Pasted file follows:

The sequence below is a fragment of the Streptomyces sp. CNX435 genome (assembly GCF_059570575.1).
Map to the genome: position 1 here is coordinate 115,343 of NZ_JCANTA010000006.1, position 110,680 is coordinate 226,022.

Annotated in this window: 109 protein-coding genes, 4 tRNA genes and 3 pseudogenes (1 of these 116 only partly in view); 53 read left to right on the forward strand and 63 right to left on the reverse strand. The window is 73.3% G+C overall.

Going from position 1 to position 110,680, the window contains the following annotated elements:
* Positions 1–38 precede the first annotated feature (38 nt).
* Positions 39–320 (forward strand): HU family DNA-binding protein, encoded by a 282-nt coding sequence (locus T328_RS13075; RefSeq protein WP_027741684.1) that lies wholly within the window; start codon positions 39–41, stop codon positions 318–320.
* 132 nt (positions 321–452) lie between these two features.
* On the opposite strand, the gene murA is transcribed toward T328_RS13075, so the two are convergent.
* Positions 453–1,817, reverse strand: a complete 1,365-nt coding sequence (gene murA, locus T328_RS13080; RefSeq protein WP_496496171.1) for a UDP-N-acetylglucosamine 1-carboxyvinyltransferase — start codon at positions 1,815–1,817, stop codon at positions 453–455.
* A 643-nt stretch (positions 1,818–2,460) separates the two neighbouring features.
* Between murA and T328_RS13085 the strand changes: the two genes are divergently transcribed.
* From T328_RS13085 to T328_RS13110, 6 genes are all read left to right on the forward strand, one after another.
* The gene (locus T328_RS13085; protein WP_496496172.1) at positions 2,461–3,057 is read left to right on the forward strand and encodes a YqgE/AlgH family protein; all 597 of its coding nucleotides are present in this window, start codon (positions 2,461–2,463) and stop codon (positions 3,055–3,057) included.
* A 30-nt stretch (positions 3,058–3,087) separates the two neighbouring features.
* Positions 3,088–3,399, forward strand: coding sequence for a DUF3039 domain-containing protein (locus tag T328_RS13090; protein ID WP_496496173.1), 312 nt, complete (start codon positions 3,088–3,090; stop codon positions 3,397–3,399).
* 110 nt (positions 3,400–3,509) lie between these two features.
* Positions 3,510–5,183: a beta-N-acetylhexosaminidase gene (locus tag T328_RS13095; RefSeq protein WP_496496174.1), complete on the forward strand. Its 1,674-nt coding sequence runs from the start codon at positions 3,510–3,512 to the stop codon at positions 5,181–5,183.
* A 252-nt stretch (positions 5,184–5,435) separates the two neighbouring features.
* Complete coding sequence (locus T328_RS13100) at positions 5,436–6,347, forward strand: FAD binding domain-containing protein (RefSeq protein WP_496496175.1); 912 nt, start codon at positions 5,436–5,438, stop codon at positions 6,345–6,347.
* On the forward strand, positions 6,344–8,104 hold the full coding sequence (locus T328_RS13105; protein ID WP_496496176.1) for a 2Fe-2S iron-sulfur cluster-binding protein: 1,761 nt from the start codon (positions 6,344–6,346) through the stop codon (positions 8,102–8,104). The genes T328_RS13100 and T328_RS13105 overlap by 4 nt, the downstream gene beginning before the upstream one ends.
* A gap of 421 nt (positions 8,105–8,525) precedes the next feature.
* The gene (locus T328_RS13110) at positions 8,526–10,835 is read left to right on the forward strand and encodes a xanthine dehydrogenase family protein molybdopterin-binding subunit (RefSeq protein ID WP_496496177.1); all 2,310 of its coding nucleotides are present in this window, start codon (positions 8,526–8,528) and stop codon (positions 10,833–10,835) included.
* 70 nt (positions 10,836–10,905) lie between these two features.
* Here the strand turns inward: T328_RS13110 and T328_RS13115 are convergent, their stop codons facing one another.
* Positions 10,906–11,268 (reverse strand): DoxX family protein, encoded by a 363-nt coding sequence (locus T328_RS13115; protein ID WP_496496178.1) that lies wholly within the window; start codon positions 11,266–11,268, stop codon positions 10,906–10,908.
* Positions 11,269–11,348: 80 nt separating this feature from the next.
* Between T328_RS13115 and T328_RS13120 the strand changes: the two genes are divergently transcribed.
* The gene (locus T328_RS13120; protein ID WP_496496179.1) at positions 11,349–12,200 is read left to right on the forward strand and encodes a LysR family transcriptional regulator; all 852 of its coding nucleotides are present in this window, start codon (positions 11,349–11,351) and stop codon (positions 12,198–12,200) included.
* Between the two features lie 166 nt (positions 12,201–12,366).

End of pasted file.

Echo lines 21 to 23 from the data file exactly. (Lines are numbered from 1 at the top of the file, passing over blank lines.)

* A gap of 421 nt (positions 8,105–8,525) precedes the next feature.
* The gene (locus T328_RS13110) at positions 8,526–10,835 is read left to right on the forward strand and encodes a xanthine dehydrogenase family protein molybdopterin-binding subunit (RefSeq protein ID WP_496496177.1); all 2,310 of its coding nucleotides are present in this window, start codon (positions 8,526–8,528) and stop codon (positions 10,833–10,835) included.
* 70 nt (positions 10,836–10,905) lie between these two features.